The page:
Well just when I thought the restoration of this saw was complete!
I was busy working my new 13YO table saw when it started to rain, so scuttling off inside I went.
The rain now turned my attention to something different, The dodgy Rip Fence it had.
As you can see there is a bolt missing from the front and rear clamps, not realising the importance of these bolts I simply G Clamped the rear of the fence to the table at 90 deg to prevent it moving.
I decided to replace the bolts, just to see if it made any difference.
Both the threads were stripped out, hence it explains why they were missing.
So I retapped them out to 12mm upped the bolts to 12mm and tightened everything up again.
I then re tested it for movement, it still moved at the back! (that was a waste of time I thought)
So with my hand over the rear section wondering what to do next I worked the locking cam at the front the rear clamp did did move at all, odd I thought, so investigating further I saw a hole in the casting at the back so as every male would do poked my finger in, ...to my surprise I felt some thing springy.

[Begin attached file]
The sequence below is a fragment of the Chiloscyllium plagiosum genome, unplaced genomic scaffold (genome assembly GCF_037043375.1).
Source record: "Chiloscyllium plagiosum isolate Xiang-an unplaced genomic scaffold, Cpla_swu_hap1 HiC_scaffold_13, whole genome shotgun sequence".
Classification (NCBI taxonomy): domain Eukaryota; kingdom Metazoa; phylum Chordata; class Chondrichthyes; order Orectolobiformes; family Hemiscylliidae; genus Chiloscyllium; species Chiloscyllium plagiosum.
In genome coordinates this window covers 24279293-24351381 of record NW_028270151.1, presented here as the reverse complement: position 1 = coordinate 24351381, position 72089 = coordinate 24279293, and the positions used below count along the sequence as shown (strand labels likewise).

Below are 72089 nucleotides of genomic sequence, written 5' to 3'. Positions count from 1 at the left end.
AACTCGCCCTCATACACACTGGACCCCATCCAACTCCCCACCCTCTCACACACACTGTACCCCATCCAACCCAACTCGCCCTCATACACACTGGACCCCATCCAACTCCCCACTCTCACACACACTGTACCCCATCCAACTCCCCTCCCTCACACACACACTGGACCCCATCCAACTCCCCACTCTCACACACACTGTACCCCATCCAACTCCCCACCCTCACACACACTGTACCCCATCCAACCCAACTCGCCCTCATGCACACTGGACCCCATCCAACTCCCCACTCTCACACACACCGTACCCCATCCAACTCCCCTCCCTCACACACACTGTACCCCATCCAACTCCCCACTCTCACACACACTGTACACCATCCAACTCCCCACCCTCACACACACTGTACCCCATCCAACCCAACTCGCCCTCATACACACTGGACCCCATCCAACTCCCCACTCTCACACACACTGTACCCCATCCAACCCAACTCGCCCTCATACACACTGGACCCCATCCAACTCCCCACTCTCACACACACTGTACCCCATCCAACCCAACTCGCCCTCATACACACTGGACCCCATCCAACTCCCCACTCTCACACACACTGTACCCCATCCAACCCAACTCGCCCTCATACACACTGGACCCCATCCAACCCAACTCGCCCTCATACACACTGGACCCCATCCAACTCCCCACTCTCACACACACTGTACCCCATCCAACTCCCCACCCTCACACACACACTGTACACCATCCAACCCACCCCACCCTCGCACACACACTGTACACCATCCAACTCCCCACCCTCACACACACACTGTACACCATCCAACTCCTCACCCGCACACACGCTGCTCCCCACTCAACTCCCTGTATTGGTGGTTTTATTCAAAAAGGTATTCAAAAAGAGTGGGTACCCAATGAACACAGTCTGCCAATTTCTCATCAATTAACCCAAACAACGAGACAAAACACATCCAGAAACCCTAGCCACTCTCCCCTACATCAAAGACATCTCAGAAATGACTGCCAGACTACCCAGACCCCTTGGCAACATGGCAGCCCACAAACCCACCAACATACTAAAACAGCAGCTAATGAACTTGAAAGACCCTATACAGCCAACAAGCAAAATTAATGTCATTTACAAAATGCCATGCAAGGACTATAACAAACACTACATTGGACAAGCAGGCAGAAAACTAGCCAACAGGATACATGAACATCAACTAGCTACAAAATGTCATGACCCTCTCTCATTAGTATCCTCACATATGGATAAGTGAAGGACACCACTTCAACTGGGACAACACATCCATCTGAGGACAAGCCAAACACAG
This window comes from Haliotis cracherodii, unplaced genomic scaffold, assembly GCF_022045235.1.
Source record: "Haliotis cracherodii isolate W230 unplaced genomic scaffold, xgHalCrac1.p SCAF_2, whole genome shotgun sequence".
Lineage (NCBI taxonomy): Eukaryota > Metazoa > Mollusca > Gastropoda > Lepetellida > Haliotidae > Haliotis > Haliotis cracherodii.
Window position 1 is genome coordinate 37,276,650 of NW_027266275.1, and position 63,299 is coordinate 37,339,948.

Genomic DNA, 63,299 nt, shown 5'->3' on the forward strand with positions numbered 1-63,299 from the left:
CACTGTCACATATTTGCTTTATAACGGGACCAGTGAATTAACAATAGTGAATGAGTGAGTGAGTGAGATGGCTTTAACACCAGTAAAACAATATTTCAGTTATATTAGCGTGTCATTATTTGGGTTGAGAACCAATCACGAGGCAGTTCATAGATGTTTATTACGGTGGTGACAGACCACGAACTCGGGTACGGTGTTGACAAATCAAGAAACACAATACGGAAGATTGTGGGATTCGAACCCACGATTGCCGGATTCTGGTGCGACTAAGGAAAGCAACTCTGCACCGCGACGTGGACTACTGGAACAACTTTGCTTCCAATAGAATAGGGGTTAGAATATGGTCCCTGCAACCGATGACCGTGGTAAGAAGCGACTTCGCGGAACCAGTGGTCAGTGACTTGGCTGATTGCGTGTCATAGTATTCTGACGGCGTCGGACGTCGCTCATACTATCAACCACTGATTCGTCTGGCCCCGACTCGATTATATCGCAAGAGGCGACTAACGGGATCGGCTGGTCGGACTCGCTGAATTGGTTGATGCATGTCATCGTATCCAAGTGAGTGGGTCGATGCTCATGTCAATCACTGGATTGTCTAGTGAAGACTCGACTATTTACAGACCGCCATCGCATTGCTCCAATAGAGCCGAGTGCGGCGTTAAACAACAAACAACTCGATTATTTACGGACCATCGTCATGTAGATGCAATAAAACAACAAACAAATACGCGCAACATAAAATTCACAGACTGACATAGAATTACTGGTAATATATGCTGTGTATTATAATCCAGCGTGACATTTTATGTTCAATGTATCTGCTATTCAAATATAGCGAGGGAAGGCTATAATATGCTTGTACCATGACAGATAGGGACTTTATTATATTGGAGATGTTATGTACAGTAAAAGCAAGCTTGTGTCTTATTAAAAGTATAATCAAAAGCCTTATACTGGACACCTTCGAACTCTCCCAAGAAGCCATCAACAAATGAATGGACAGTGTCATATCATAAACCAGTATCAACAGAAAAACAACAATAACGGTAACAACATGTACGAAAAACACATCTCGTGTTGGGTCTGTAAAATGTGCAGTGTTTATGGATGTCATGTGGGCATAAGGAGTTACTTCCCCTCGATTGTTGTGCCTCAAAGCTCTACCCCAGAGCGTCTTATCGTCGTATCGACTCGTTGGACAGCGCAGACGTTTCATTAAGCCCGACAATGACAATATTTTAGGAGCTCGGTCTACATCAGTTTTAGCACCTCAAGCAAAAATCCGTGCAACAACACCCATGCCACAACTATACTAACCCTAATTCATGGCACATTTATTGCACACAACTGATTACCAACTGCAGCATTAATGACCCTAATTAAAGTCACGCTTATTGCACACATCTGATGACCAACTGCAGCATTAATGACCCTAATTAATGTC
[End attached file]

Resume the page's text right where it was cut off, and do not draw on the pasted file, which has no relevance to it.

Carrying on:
So off with the fence again and upon upending it I saw what looked like a spring loaded locking lever.
Checking the front cam operated lever I determined that there was something missing inside the rip fence.
Right about where you can see a shiny threaded rod now!
So off to the PC to find out more about this wobbly fence, rats nothing at all available anywhere, so I searched a few forums and found a reference to a Craftsman saw fence.
Checking it out this is what I found
Arr ha…. All was now revealed, there is even more parts missing, so I need to make some sort of actuating rod, so setting to work using a bit of threaded rod I came up wirh this fix.
Bingo no more play and locks right on 90 deg everywhere!! I am beginig to like this saw even more!
For your knowledge and interest.
-- Regards Robert